If there were huge, disease-carrying mosquitoes flying around your house, or if you were told that the Cuyahoga River -- steps from your front door -- was haunted by Indian spirits, would you stick it out in Cleveland? One man did, becoming Cleveland's first permanent settler. His name was Lorenzo Carter. Not destined to face the wilderness alone, the daring Mr. Carter was later joined by his wife Rebecca and their 9 children, as well as by other pioneers who, following Carter's valiant example, decided that they could make a life for themselves in the new settlement.
Lorenzo Carter (1767-1814) left his home of Vermont and arrived in Cleveland on May 2, 1797, a little less than a year after Moses Cleaveland's surveying party had laid out the town and promptly headed back to Connecticut. This hardworking man decided to make Cleveland his home and built a small log cabin on the east bank of the Cuyahoga River. Despite the hardships the swampy, malarial Cuyahoga brought to his family, Carter made a living in Cleveland by trading furs with local Indians, farming, and running the Carter Tavern, which served as an inn and tavern as well as an informal town hall and community meeting place. The busy Carter also ran a ferry service across the river and was Cleveland's first constable, or police officer. Had Lorenzo Carter and his family decided not to stick it out in Cleveland, the city may not have developed as quickly as it did. He died in 1814 and is buried alongside Rebecca in Erie Steet Cemetery.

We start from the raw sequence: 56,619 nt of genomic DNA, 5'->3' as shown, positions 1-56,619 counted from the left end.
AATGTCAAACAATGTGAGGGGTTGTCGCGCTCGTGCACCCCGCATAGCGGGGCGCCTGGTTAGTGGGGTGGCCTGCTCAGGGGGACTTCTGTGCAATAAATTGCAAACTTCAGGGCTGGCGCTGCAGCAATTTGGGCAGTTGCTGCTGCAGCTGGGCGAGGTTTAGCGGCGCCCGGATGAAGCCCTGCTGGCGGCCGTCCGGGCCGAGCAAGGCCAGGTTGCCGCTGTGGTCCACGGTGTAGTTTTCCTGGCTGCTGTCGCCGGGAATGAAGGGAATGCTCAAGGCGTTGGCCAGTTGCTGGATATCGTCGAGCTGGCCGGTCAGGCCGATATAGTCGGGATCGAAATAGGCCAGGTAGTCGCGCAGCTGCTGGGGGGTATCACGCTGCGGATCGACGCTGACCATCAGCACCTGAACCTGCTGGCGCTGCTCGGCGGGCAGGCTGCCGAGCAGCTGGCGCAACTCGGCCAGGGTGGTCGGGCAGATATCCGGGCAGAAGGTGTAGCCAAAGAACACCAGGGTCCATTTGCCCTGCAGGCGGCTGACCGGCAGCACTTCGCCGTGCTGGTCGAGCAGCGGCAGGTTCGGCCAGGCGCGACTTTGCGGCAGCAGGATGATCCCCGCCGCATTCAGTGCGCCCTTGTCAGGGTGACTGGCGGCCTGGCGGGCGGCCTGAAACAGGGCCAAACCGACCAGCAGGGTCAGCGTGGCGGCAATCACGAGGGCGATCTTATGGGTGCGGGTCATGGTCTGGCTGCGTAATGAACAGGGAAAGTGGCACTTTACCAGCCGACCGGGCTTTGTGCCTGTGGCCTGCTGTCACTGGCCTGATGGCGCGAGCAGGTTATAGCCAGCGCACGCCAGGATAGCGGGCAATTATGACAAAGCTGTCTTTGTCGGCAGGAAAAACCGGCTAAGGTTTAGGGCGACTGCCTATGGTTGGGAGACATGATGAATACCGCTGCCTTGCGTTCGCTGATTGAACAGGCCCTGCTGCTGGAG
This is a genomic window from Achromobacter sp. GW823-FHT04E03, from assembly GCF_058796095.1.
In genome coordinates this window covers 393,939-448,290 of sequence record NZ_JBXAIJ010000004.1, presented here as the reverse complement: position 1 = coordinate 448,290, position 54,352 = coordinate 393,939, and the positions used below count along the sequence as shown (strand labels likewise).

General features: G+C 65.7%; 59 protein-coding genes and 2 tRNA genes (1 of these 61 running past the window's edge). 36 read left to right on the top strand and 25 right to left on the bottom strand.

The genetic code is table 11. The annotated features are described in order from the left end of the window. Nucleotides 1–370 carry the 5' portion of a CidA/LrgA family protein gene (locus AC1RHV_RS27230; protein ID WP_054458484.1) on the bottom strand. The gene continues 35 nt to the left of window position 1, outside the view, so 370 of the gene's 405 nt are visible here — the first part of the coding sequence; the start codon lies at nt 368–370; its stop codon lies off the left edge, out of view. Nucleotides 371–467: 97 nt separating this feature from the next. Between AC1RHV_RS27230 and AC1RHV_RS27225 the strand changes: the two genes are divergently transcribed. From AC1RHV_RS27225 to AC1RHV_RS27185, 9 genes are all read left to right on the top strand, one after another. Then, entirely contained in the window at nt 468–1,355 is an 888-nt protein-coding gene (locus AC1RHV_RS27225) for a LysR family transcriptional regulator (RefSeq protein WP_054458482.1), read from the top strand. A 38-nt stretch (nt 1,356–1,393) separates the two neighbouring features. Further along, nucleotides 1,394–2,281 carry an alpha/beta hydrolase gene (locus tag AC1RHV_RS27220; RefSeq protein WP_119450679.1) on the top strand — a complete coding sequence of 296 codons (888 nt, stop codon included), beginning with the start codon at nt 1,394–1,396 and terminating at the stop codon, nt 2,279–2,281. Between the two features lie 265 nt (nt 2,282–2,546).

As time went on, the story of Carter and his family started to fade from the city's memory. Unlike Moses Cleaveland, no statue was ever erected to honor him. In 1976, however, members of the Cleveland Women's City Club commissioned the building of this replica of Carter's cabin. Its interior is open to the public and contains items that would have been found in the original cabin. Take a look inside to peek into the past and get a glimpse of what life was like for the first permanent settlers of Cleveland.